UK: Debate rages on structure of CO2 limits

By just-auto.com editorial team | 13 November 2007

The European Commission is still planning to present proposals for legislation on mandatory limits to CO2 emissions from light vehicles in December but there is no clear agreement yet on how the limits will be structured.

The voluntary agreement that the European vehicle manufacturer trade association, ACEA, and its Japanese and Korean equivalents signed up to in 1998 required the industry as a whole to achieve an average CO2 emission level for the vehicles sold during a given year. It is clear that some manufacturer groups are closer to achieving that target than others. Some manufacturers argue that this reflects the different make-up of manufacturers' product offerings and this should be reflected in the make-up of any legislation.

Speaking at a Low Carbon Vehicle Partnership (LowCVP) conference on promoting low carbon vehicles in London last week, Malcolm Fergusson of the Institute for European Environmental Policy (IEEP), who has been advising the European Commission, explained that there is ''some argument for allowing big vehicles to emit more if they have a utility function''.

This is supported by the fact that a framework for the legislation has been set that requires that it should be "equitable to the diversity of European vehicle manufacturers" and be competitively neutral.

But there is a lot of debate about the way that 'utility' should be defined.

According to Kai Lücke, public affairs director of ACEA, the best way of determining the 'utility' function of a vehicle is to determining its weight. "We support a weight-based system. We need to safeguard the diversity of industry."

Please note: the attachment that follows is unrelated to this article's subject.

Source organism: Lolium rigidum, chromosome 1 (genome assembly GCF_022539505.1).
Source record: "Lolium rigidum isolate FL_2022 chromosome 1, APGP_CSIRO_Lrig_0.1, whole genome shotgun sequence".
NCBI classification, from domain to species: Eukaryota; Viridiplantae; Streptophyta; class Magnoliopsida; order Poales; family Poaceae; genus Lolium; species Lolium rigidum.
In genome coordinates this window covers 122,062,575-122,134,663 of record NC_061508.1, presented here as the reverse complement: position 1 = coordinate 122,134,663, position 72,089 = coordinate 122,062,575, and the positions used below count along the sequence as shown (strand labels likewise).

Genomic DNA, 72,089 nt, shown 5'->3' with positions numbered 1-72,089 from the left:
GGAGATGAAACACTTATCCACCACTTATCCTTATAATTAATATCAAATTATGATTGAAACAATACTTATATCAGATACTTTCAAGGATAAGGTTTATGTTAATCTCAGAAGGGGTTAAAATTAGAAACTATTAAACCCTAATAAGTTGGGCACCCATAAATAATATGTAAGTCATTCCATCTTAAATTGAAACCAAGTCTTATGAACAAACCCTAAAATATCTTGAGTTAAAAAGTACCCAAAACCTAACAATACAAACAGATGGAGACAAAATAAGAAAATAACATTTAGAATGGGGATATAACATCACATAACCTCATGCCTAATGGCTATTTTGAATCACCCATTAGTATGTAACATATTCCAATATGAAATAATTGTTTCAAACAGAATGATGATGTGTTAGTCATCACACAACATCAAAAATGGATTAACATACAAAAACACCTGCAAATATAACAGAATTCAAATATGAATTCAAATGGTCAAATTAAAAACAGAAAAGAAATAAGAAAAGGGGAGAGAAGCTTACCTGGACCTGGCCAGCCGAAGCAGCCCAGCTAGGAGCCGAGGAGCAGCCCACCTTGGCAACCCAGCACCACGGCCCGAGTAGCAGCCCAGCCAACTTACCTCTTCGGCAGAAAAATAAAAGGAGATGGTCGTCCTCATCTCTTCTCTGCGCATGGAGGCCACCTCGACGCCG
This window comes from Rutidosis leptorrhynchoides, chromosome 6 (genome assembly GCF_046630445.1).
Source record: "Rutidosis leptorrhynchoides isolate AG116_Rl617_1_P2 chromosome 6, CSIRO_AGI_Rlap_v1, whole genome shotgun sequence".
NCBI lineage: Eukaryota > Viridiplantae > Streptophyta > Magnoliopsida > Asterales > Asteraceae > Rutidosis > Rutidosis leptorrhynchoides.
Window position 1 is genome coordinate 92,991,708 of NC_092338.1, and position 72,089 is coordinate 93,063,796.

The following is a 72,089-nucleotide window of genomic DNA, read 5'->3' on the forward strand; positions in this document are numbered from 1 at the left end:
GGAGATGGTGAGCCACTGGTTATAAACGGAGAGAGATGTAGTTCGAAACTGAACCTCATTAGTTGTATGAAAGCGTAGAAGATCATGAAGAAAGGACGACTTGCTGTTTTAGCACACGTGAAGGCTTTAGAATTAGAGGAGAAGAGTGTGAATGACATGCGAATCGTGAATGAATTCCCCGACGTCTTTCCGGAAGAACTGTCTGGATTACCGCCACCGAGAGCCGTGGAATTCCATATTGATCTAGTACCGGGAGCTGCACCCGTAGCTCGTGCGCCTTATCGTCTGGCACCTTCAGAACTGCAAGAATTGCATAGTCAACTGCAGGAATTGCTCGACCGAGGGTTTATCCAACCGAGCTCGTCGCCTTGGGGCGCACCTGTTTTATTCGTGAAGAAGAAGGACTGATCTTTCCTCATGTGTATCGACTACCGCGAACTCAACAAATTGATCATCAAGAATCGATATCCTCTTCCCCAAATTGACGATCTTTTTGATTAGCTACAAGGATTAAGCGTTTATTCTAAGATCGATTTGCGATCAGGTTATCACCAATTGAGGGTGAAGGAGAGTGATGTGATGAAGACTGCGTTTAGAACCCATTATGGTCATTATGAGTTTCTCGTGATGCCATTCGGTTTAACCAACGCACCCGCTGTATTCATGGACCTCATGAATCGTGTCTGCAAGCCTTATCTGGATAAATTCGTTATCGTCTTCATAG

But weight may not be the best way to define utility. There is a clear mathematical relationship between mass and CO2 that can be plotted via a regression analysis. But the fact that there is this relationship means that there is a danger that manufacturers add weight to get a higher CO2 allowance. This can be dealt with to some extent by giving heavier vehicles tougher targets relative to lighter vehicles, said Fergusson, but overall he concluded: "I don't think that weight is a good parameter as it could allow us to continue to add weight to vehicles as has been happening over time."

An alternative is to relate the utility function of a vehicle to its footprint (the area between the wheels). This is an idea supported by Friends of the Earth. Its transport campaigner, Tony Bosworth, noted that the US National Highway Traffic Safety Administration (NHTSA) has done a lot of research and analysis in this area and is moving away from a weight definition towards the footprint definition.

One of the arguments put forward by ACEA against using the footprint definition is that, because of platform sharing, different cars, for example, an SUV and a small car, could share the same footprint but have completely different CO2 values. Lücke argued that this measure discriminates against small cars. Fergusson noted that in the US NHTSA researchers have concluded that platform sharing could lead to benefits.

ACEA is also attracted to weight definition because it is already used in Japan and China. "Since it has been introduced in Japan weight has remained stable," said Lücke.

Clearly there is some disagreement within ACEA. Greg Archer, director of the LowCVP, questioned Lücke on the fact the French manufacturers, PSA and Renault, had said recently they would not be in favour of different CO2 limits based on weight.

"ACEA as a whole thinks weight is the best base for a utility definition," said Lücke , refusing to comment further. As volume manufacturers with a large number of small cars in their annual sales fleet they are closer to meeting the voluntary CO2 targets than some of the German manufacturers, for example, which are focused on executive and luxury vehicles. The French manufacturers have consistently argued for a blanket target for all manufacturers. According to yesterday's discussion this now seems highly unlikely.

Susan Brown